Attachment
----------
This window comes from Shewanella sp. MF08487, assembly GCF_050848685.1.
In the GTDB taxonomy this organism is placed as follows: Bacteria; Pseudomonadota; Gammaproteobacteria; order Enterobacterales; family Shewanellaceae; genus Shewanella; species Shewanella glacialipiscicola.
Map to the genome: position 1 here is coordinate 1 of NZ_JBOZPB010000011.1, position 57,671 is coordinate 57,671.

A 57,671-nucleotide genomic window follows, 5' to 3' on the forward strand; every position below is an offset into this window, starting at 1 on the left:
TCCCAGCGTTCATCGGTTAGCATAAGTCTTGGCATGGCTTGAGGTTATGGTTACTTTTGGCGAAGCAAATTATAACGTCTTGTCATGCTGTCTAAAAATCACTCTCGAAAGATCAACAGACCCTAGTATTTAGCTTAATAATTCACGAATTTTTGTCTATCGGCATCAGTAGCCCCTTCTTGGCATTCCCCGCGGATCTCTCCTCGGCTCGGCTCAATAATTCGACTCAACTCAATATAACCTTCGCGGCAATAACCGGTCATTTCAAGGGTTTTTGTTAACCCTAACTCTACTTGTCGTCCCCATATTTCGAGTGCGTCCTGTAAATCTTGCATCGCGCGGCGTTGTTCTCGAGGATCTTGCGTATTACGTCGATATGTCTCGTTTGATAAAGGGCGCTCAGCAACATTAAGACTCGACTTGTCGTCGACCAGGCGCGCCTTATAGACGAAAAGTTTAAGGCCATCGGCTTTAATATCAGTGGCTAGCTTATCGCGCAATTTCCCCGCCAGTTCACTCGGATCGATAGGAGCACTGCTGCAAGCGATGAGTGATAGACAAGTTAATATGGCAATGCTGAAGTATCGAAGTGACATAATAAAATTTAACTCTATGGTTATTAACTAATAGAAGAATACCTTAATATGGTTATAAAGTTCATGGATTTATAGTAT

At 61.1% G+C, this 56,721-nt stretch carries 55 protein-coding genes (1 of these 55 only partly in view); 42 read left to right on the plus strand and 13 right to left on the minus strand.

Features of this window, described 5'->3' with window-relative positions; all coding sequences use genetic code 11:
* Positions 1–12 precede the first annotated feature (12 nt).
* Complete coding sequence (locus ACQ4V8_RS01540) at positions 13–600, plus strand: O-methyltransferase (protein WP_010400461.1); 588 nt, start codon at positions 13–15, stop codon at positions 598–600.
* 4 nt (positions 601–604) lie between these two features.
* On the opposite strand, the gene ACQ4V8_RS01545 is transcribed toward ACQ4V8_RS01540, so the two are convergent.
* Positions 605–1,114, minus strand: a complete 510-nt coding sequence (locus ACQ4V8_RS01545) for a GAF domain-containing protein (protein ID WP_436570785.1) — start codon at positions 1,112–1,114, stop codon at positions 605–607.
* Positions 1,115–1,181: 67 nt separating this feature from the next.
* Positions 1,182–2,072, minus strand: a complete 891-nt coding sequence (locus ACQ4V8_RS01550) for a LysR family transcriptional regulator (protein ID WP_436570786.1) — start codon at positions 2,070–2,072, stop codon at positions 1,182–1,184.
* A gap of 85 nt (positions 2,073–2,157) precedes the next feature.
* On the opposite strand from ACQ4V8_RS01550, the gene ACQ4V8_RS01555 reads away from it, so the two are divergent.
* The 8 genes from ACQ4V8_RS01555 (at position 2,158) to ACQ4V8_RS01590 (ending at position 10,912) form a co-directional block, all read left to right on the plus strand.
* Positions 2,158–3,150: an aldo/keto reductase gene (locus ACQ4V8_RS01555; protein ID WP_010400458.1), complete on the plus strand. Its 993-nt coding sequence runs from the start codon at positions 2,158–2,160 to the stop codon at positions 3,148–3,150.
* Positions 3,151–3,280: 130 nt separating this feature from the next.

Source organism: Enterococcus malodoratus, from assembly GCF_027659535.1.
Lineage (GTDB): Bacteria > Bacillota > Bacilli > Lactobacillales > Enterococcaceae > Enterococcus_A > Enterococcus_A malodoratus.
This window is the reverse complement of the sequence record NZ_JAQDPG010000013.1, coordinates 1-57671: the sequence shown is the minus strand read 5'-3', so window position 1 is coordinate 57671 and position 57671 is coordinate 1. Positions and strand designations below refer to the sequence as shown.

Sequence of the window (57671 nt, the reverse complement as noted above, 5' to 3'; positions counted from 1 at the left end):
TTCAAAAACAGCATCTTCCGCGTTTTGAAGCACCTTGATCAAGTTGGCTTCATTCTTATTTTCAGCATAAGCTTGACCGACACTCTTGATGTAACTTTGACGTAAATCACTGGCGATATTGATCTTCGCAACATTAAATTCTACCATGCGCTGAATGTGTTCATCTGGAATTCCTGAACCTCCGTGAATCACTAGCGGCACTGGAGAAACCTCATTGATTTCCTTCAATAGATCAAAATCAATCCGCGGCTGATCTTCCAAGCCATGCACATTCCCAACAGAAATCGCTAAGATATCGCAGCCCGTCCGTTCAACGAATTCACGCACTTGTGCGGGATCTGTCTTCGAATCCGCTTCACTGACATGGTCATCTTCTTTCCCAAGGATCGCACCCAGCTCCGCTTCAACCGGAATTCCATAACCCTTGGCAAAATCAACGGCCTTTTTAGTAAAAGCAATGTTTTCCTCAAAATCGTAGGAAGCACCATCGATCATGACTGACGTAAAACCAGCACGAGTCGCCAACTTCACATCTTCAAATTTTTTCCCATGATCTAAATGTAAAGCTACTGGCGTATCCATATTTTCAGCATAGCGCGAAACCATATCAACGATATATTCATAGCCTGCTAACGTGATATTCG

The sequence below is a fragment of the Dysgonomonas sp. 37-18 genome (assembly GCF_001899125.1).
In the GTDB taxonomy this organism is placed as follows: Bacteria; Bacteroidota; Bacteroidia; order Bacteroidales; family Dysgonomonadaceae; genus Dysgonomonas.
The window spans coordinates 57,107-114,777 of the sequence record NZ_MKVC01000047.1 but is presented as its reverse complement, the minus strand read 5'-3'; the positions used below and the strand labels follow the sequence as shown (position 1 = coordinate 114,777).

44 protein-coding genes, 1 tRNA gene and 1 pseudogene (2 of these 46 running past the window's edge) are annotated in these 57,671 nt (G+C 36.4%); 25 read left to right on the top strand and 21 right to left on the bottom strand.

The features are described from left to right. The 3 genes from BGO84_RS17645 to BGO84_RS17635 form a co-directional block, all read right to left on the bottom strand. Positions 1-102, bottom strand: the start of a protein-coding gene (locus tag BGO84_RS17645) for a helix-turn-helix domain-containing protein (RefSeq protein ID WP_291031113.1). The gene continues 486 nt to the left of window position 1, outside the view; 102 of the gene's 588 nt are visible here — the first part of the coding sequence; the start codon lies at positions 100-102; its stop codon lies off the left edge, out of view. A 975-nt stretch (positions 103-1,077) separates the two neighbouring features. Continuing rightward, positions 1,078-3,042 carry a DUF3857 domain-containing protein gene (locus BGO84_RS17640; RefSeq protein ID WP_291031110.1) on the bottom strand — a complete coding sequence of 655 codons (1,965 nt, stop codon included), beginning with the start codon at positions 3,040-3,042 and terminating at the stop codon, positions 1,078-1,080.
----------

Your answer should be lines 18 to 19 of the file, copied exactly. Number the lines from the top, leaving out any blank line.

* Positions 2,158–3,150: an aldo/keto reductase gene (locus ACQ4V8_RS01555; protein ID WP_010400458.1), complete on the plus strand. Its 993-nt coding sequence runs from the start codon at positions 2,158–2,160 to the stop codon at positions 3,148–3,150.
* Positions 3,151–3,280: 130 nt separating this feature from the next.